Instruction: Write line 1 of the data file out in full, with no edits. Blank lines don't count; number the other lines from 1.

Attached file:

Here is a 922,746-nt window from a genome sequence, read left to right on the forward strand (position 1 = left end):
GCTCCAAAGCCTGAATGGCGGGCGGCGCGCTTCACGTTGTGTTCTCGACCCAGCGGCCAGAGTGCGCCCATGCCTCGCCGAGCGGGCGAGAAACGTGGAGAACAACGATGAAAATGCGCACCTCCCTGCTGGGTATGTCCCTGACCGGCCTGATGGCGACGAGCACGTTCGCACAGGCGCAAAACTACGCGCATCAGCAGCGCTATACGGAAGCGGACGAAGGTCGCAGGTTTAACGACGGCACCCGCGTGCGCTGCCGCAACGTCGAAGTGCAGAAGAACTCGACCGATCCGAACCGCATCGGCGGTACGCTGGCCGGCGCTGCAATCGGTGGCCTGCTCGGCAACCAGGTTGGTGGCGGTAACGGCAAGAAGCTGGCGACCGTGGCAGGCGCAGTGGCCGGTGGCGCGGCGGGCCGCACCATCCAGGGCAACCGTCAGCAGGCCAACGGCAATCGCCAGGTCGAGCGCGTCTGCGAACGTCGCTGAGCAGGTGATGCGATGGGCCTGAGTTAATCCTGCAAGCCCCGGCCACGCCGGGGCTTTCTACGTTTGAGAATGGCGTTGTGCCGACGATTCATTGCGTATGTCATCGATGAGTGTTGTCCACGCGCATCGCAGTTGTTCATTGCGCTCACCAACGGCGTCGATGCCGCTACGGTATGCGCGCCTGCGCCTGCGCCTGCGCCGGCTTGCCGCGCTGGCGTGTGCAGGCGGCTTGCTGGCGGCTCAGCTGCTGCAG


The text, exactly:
Here is a 922,746-nt window from a genome sequence, read left to right on the forward strand (position 1 = left end):